Best Practices for Presenting Virtually vs. In-Person

As a remote team we have found that virtual meetings can be largely different from in-person meetings. Especially when we are presenting something new. One of the times we are presenting is when people who are new to Bento want to learn about what we do.

Lately, in these cases we set a Zoom meeting and share the details with them through our computer screens. While meeting virtually has its benefits, there are also some challenges. If you are used to presenting in-person and suddenly find yourself having to present virtually, here are our best tips.

Prepare the “Stage”

When presenting virtually it’s important is preparing your audience for what is going to be talked about. This is no different from presenting in-person … you need to communicate and prepare your audience. But when you’re doing it virtually it’s even more important to over-communicate verbally as there are less non-verbal cues for you and your audience members to read.

Also, it’s helpful to have your notes ready around the screen so it is easy to see. Sometimes we find having digital notes helpful. Other team member like to print & post notes next to their computer screens. Whatever you are comfortable with, just make sure you’re not consistently looking down.

Also, it can feel easy to be casual during Zoom meetings… but dress accordingly as well so that the professionalism is still there, even online.

Another thing to pay attention to is to be in a well-lit room with the light in front of you, not behind you. Just like an in-person meeting, you are trying to make the person(s) on the other side of the screen comfortable with you and properly seeing you without weird shadows and lighting are important.

Communicate in a Clear & Concise Way

During online presentations, it is more difficult to keep attention on you compared to an in-person presentation because there are way more distractions for both you and the people you’re presenting to. To alleviate the stress of listeners losing interest, be as brief and concise as possible. Get out everything you need to say without fluff to get your point across quickly.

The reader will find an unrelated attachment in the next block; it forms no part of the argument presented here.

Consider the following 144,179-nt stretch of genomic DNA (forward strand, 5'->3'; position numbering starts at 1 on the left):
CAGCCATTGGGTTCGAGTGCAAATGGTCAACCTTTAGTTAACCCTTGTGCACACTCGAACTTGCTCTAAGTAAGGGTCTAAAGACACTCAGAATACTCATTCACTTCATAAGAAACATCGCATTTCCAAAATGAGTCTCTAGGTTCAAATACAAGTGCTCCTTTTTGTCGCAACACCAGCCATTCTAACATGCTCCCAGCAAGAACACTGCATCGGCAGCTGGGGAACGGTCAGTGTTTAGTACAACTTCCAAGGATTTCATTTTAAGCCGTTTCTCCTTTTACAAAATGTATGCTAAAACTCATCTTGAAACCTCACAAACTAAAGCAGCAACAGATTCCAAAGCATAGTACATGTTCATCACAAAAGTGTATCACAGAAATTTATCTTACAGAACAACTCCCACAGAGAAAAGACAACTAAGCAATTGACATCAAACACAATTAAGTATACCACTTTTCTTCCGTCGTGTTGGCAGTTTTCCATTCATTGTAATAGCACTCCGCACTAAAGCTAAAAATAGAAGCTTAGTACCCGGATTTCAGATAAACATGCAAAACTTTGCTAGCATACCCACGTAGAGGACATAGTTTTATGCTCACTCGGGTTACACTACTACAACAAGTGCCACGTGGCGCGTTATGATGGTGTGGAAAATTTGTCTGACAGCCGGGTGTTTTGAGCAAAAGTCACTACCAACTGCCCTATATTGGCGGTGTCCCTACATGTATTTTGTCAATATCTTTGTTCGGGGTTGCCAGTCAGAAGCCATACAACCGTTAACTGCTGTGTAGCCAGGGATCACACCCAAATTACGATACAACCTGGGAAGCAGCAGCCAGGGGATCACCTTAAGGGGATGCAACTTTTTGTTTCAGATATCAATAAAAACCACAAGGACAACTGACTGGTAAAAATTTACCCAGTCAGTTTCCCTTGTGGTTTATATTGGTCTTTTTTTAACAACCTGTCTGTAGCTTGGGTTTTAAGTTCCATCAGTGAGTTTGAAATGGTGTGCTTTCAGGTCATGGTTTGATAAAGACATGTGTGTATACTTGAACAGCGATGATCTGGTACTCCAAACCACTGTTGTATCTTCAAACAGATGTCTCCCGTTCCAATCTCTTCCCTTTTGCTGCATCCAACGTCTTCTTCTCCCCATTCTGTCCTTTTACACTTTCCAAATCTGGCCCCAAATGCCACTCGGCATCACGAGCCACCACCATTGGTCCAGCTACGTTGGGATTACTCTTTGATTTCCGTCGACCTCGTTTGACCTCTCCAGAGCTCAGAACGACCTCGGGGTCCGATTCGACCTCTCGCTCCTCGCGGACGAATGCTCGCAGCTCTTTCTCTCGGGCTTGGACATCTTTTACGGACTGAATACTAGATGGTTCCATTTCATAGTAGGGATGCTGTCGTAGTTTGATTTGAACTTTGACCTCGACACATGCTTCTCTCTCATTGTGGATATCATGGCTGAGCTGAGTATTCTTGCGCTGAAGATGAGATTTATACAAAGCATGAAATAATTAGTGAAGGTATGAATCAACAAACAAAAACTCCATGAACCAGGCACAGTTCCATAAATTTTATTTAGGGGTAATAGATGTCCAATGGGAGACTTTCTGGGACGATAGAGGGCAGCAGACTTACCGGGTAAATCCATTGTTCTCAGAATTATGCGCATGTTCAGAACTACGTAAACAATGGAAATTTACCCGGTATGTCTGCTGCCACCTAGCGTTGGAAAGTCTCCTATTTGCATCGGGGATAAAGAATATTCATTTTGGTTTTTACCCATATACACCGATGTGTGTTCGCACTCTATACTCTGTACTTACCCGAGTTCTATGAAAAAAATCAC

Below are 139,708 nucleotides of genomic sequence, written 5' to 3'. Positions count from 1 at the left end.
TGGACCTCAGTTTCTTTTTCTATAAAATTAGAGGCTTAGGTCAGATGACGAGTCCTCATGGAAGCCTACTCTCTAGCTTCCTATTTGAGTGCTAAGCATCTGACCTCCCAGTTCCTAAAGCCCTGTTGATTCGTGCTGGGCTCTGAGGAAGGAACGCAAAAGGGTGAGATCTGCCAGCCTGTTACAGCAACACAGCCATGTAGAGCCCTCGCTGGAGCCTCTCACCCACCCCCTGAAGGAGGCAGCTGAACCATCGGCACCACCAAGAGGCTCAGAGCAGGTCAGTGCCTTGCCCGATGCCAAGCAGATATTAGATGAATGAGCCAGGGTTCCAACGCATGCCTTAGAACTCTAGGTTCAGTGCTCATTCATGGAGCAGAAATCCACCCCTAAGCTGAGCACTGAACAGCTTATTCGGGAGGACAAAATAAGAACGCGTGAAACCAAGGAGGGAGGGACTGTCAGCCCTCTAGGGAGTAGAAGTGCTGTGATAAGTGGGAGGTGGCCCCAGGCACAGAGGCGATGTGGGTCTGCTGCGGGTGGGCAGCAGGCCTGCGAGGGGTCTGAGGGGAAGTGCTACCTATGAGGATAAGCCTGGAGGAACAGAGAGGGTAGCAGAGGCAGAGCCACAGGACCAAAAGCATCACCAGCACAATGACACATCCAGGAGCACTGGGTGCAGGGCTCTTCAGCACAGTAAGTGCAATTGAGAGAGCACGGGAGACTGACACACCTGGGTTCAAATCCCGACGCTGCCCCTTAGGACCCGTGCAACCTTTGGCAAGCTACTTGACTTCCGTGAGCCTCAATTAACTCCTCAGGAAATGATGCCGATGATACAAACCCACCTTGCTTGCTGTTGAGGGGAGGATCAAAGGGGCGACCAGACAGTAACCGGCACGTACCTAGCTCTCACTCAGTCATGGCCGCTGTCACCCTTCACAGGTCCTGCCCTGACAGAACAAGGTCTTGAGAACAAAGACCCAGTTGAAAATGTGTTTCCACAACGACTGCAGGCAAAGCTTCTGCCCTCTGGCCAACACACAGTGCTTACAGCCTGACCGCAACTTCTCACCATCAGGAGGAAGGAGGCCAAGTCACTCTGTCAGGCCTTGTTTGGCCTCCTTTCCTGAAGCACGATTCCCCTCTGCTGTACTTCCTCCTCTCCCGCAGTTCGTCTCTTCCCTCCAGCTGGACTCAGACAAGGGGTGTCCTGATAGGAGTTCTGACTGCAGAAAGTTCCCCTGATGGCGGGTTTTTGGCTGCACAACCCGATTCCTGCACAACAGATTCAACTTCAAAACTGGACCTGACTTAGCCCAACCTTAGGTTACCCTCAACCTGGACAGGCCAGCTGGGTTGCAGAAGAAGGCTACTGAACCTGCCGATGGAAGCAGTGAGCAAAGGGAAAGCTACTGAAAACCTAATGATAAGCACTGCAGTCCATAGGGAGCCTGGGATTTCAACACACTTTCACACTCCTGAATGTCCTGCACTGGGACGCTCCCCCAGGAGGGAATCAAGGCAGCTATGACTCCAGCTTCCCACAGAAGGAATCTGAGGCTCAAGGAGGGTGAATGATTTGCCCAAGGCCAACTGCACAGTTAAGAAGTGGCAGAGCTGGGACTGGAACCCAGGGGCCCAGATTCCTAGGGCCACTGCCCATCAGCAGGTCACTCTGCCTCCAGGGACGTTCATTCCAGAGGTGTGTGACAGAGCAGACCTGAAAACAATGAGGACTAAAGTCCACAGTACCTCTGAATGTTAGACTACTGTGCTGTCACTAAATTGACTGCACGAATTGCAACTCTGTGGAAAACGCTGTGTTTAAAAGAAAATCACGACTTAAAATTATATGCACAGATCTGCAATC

Try to be in a Quiet Place

Being in a quiet place is key during an online presentation. Sometimes it may be difficult with everyone being home, we get it! When you can, being in a quiet place with little distractions and outside noise is helpful. If there are external noises and distractions, your audience can get distracted as well.

Check for Connectivity Issues

Prior to a virtual presentation, it’s a good practice to test your connectivity with a team member to make sure everything is working properly.

That being said, sometimes the Internet cuts out or other technical issues come up during a presentation. We find it helpful to make sure to say things like “Please make me aware if I cut out or you can’t hear me.”

You can’t control all technical issues during a virtual presentation, but you can help create a virtual rapport with your audience members. When you verbally share that you’re aware connectivity issues can happen, you show that you care about what they are hearing or seeing and that you care about their time as much as your own. 

Ask Questions Regularly

To keep your audience tuned in, make sure to ask questions after talking points. This solidifies your points and lets you know how well your audience is perceiving your presentation.

Presenting to an audience that listens and answers questions will ensure they understand the information you are sharing and the presentation will go smoother because of it. 

If your audience members communicate that they don’t understand a key point or message, make sure to take the time to explain it to them. This helps create a virtual rapport with the people on the other end of the screen.

Be Aware of Clicking Around too Much

We have found it best to have tabs or pages pulled up before a presentation if you’re doing any sort of live demo.

If you do need to click around to get to something, consider stopping the screen share and then restarting when you have the appropriate pages pulled up.

It’s easy to want to click around a lot as a presenter on a screen, but hard for a user to follow and sometimes there is a delay. Being aware of this and preparing tabs or pages beforehand greatly helps the confusion that clicking around a lot creates.

Test Bluetooth Headsets

We’ve found that sometimes bluetooth headsets cut out or distort voices so test these first. By testing these you know that your mic is on, it can be heard, and that is connected.

To make things easier though, it would be smart to always have a backup mic that connects directly into your computer so that connectivity issues gone.

You can’t control everything during a virtual presentation but you can prepare the best you can!

What are your best tips for presenting? Share your best tips in our blog comments below: